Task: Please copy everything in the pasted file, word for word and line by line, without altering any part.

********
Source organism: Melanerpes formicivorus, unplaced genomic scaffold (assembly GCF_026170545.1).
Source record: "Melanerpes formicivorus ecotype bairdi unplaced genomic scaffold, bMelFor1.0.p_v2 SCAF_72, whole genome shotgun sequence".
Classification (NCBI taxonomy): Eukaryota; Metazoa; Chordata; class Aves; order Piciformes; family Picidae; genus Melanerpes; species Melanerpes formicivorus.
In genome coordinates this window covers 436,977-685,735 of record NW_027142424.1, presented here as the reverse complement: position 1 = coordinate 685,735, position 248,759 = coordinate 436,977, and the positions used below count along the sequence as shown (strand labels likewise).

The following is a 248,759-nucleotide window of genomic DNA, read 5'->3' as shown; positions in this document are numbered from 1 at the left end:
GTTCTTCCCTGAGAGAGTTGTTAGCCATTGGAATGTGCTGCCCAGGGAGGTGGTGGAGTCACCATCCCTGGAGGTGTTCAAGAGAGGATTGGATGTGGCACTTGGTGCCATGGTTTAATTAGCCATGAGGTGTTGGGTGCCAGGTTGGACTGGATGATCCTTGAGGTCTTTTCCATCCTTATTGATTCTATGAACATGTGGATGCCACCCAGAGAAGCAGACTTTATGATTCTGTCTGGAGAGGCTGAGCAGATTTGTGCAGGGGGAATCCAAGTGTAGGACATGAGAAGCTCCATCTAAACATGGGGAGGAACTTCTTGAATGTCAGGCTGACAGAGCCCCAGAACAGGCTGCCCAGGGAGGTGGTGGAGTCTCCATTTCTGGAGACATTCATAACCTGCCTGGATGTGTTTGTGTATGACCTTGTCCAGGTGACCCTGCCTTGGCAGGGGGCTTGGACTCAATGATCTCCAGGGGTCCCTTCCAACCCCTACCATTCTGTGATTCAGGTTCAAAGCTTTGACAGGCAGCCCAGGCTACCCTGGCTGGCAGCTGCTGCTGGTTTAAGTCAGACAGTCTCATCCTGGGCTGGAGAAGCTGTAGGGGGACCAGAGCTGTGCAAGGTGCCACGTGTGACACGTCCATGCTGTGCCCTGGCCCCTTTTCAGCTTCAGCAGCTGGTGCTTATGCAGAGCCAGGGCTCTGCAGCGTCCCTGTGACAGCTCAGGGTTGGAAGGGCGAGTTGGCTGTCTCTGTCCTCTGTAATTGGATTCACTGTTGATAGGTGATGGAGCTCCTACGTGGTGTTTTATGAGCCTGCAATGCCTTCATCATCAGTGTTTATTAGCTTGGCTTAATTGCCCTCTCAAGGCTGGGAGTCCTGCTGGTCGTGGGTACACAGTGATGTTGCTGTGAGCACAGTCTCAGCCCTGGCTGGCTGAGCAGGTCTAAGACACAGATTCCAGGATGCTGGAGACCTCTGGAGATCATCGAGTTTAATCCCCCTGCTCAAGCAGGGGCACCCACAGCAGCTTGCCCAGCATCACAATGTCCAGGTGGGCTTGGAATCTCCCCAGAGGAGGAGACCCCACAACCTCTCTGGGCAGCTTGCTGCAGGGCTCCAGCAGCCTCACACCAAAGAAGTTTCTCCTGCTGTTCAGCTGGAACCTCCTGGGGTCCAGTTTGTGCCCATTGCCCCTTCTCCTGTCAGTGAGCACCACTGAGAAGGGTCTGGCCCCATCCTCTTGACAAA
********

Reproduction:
Source organism: Melanerpes formicivorus, unplaced genomic scaffold (assembly GCF_026170545.1).
Source record: "Melanerpes formicivorus ecotype bairdi unplaced genomic scaffold, bMelFor1.0.p_v2 SCAF_72, whole genome shotgun sequence".
Classification (NCBI taxonomy): Eukaryota; Metazoa; Chordata; class Aves; order Piciformes; family Picidae; genus Melanerpes; species Melanerpes formicivorus.
In genome coordinates this window covers 436,977-685,735 of record NW_027142424.1, presented here as the reverse complement: position 1 = coordinate 685,735, position 248,759 = coordinate 436,977, and the positions used below count along the sequence as shown (strand labels likewise).

The following is a 248,759-nucleotide window of genomic DNA, read 5'->3' as shown; positions in this document are numbered from 1 at the left end:
GTTCTTCCCTGAGAGAGTTGTTAGCCATTGGAATGTGCTGCCCAGGGAGGTGGTGGAGTCACCATCCCTGGAGGTGTTCAAGAGAGGATTGGATGTGGCACTTGGTGCCATGGTTTAATTAGCCATGAGGTGTTGGGTGCCAGGTTGGACTGGATGATCCTTGAGGTCTTTTCCATCCTTATTGATTCTATGAACATGTGGATGCCACCCAGAGAAGCAGACTTTATGATTCTGTCTGGAGAGGCTGAGCAGATTTGTGCAGGGGGAATCCAAGTGTAGGACATGAGAAGCTCCATCTAAACATGGGGAGGAACTTCTTGAATGTCAGGCTGACAGAGCCCCAGAACAGGCTGCCCAGGGAGGTGGTGGAGTCTCCATTTCTGGAGACATTCATAACCTGCCTGGATGTGTTTGTGTATGACCTTGTCCAGGTGACCCTGCCTTGGCAGGGGGCTTGGACTCAATGATCTCCAGGGGTCCCTTCCAACCCCTACCATTCTGTGATTCAGGTTCAAAGCTTTGACAGGCAGCCCAGGCTACCCTGGCTGGCAGCTGCTGCTGGTTTAAGTCAGACAGTCTCATCCTGGGCTGGAGAAGCTGTAGGGGGACCAGAGCTGTGCAAGGTGCCACGTGTGACACGTCCATGCTGTGCCCTGGCCCCTTTTCAGCTTCAGCAGCTGGTGCTTATGCAGAGCCAGGGCTCTGCAGCGTCCCTGTGACAGCTCAGGGTTGGAAGGGCGAGTTGGCTGTCTCTGTCCTCTGTAATTGGATTCACTGTTGATAGGTGATGGAGCTCCTACGTGGTGTTTTATGAGCCTGCAATGCCTTCATCATCAGTGTTTATTAGCTTGGCTTAATTGCCCTCTCAAGGCTGGGAGTCCTGCTGGTCGTGGGTACACAGTGATGTTGCTGTGAGCACAGTCTCAGCCCTGGCTGGCTGAGCAGGTCTAAGACACAGATTCCAGGATGCTGGAGACCTCTGGAGATCATCGAGTTTAATCCCCCTGCTCAAGCAGGGGCACCCACAGCAGCTTGCCCAGCATCACAATGTCCAGGTGGGCTTGGAATCTCCCCAGAGGAGGAGACCCCACAACCTCTCTGGGCAGCTTGCTGCAGGGCTCCAGCAGCCTCACACCAAAGAAGTTTCTCCTGCTGTTCAGCTGGAACCTCCTGGGGTCCAGTTTGTGCCCATTGCCCCTTCTCCTGTCAGTGAGCACCACTGAGAAGGGTCTGGCCCCATCCTCTTGACAAA